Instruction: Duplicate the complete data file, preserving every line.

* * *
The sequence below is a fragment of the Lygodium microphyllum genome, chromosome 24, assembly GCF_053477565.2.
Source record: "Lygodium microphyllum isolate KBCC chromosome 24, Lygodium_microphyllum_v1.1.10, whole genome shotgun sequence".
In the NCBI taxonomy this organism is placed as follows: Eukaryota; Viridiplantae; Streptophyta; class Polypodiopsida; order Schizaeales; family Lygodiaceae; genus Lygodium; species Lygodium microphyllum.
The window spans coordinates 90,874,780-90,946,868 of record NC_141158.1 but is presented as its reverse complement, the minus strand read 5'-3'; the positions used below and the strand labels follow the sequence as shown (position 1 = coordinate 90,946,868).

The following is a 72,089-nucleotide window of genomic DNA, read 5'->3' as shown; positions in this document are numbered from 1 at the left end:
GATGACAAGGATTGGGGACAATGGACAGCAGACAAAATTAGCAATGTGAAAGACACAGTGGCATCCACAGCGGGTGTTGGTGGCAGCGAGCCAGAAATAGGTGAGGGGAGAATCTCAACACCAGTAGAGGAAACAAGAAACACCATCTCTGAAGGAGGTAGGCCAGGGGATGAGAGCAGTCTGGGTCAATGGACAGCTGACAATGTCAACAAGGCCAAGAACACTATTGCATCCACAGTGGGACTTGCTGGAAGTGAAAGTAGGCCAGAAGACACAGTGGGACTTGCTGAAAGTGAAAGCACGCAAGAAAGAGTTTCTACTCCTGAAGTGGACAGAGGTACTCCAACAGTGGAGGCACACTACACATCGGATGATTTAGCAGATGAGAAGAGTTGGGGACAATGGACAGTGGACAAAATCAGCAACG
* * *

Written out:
The sequence below is a fragment of the Lygodium microphyllum genome, chromosome 24, assembly GCF_053477565.2.
Source record: "Lygodium microphyllum isolate KBCC chromosome 24, Lygodium_microphyllum_v1.1.10, whole genome shotgun sequence".
In the NCBI taxonomy this organism is placed as follows: Eukaryota; Viridiplantae; Streptophyta; class Polypodiopsida; order Schizaeales; family Lygodiaceae; genus Lygodium; species Lygodium microphyllum.
The window spans coordinates 90,874,780-90,946,868 of record NC_141158.1 but is presented as its reverse complement, the minus strand read 5'-3'; the positions used below and the strand labels follow the sequence as shown (position 1 = coordinate 90,946,868).

The following is a 72,089-nucleotide window of genomic DNA, read 5'->3' as shown; positions in this document are numbered from 1 at the left end:
GATGACAAGGATTGGGGACAATGGACAGCAGACAAAATTAGCAATGTGAAAGACACAGTGGCATCCACAGCGGGTGTTGGTGGCAGCGAGCCAGAAATAGGTGAGGGGAGAATCTCAACACCAGTAGAGGAAACAAGAAACACCATCTCTGAAGGAGGTAGGCCAGGGGATGAGAGCAGTCTGGGTCAATGGACAGCTGACAATGTCAACAAGGCCAAGAACACTATTGCATCCACAGTGGGACTTGCTGGAAGTGAAAGTAGGCCAGAAGACACAGTGGGACTTGCTGAAAGTGAAAGCACGCAAGAAAGAGTTTCTACTCCTGAAGTGGACAGAGGTACTCCAACAGTGGAGGCACACTACACATCGGATGATTTAGCAGATGAGAAGAGTTGGGGACAATGGACAGTGGACAAAATCAGCAACG